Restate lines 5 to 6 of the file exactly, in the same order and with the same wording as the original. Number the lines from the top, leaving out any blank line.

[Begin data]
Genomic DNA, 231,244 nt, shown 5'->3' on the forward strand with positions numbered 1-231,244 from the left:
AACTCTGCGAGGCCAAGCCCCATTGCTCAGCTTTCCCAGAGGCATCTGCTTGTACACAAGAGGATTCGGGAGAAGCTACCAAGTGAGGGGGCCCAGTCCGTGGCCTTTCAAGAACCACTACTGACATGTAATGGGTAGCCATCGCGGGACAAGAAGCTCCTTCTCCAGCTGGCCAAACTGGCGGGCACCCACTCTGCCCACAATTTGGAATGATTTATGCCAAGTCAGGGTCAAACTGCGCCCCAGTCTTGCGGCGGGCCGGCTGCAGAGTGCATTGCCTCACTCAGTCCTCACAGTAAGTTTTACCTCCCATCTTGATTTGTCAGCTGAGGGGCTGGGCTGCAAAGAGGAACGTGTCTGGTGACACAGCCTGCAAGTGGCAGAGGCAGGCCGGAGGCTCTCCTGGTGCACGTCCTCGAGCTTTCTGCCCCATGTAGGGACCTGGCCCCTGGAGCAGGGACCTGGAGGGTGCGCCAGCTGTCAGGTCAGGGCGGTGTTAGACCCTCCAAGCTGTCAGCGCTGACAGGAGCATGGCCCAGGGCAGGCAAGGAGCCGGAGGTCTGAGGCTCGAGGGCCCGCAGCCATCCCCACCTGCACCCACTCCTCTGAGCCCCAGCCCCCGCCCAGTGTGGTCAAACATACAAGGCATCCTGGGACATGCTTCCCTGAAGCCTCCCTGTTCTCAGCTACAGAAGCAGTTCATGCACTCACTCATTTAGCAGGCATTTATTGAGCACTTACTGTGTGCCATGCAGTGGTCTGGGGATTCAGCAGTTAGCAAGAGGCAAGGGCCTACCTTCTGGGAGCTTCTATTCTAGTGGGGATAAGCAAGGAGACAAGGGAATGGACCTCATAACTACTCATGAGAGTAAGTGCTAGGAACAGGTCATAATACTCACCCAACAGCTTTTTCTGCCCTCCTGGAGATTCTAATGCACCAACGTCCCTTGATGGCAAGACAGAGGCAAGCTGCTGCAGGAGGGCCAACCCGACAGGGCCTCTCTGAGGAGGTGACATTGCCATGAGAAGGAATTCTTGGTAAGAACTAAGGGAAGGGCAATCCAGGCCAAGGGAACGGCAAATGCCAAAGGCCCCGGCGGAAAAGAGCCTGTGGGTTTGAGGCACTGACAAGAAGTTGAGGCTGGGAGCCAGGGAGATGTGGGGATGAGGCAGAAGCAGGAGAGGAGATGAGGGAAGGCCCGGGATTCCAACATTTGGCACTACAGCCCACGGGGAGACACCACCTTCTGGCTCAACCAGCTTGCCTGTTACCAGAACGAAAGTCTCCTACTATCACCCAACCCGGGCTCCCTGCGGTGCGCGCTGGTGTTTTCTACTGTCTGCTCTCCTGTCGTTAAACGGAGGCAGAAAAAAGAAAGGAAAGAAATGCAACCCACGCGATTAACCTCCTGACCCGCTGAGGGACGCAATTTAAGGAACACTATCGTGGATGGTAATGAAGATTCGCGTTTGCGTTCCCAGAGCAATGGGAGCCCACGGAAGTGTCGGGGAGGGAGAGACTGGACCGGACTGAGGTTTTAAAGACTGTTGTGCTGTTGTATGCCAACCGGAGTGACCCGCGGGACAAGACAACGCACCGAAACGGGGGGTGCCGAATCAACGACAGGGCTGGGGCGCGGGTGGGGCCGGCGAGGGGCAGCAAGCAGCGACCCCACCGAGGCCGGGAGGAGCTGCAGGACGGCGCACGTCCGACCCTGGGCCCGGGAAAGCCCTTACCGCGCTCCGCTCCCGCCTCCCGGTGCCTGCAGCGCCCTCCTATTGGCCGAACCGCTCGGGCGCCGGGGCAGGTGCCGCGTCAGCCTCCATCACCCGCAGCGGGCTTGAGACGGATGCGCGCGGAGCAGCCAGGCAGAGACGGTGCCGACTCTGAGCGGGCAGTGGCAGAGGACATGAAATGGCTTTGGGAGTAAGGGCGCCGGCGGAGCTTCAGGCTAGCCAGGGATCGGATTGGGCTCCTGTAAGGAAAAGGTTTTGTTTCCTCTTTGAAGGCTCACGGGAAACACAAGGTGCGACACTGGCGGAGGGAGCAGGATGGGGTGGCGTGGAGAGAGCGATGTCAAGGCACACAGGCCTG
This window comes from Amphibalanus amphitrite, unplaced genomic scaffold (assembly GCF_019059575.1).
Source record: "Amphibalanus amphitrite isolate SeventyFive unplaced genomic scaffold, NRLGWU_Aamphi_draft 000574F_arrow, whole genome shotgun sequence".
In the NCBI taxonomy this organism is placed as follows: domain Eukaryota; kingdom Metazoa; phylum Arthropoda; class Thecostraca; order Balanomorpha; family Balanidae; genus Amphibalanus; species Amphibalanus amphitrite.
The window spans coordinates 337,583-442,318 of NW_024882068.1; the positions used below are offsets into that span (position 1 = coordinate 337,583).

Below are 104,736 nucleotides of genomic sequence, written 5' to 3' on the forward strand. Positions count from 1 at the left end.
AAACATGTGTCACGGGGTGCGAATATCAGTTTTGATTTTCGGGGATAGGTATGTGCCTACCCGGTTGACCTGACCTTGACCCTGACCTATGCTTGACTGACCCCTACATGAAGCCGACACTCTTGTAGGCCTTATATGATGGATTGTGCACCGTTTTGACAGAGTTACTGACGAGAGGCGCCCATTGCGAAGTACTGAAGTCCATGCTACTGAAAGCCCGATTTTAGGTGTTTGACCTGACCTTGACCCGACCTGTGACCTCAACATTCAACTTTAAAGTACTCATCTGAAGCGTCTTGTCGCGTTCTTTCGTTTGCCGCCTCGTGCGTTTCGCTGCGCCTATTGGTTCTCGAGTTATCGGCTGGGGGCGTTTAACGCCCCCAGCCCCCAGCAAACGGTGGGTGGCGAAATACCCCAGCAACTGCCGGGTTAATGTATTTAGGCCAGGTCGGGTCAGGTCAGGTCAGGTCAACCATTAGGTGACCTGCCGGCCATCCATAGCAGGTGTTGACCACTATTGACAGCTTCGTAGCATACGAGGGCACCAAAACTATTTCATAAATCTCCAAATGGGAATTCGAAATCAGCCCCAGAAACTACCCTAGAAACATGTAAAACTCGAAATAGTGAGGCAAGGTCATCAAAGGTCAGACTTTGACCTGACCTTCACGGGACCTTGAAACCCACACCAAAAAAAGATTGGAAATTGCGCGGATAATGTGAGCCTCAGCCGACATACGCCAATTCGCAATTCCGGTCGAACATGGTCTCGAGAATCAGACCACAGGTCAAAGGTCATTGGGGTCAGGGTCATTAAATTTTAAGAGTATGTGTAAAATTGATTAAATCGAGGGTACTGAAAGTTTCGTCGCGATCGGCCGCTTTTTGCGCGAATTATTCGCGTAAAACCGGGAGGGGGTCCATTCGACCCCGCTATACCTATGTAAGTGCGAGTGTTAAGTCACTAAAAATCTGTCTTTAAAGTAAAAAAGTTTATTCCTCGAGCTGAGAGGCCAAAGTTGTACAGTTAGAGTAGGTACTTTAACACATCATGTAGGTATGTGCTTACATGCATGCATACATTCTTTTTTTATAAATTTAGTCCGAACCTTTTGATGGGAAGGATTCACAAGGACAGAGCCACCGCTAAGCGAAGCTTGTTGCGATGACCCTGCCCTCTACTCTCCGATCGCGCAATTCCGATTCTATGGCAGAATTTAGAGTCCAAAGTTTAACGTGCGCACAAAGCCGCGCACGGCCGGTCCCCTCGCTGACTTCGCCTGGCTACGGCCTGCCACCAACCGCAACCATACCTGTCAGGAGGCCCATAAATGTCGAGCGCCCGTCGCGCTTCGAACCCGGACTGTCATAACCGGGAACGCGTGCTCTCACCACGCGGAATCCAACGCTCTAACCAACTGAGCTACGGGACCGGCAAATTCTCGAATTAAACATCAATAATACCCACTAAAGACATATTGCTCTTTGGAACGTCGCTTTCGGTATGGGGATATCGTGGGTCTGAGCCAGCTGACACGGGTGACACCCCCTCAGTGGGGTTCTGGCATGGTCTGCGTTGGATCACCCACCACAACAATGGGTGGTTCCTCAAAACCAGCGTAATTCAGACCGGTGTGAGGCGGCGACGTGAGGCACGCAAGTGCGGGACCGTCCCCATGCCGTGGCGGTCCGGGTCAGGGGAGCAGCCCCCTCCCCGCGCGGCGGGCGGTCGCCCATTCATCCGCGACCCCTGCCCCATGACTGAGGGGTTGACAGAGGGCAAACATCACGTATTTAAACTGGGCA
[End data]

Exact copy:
In the NCBI taxonomy this organism is placed as follows: domain Eukaryota; kingdom Metazoa; phylum Arthropoda; class Thecostraca; order Balanomorpha; family Balanidae; genus Amphibalanus; species Amphibalanus amphitrite.
The window spans coordinates 337,583-442,318 of NW_024882068.1; the positions used below are offsets into that span (position 1 = coordinate 337,583).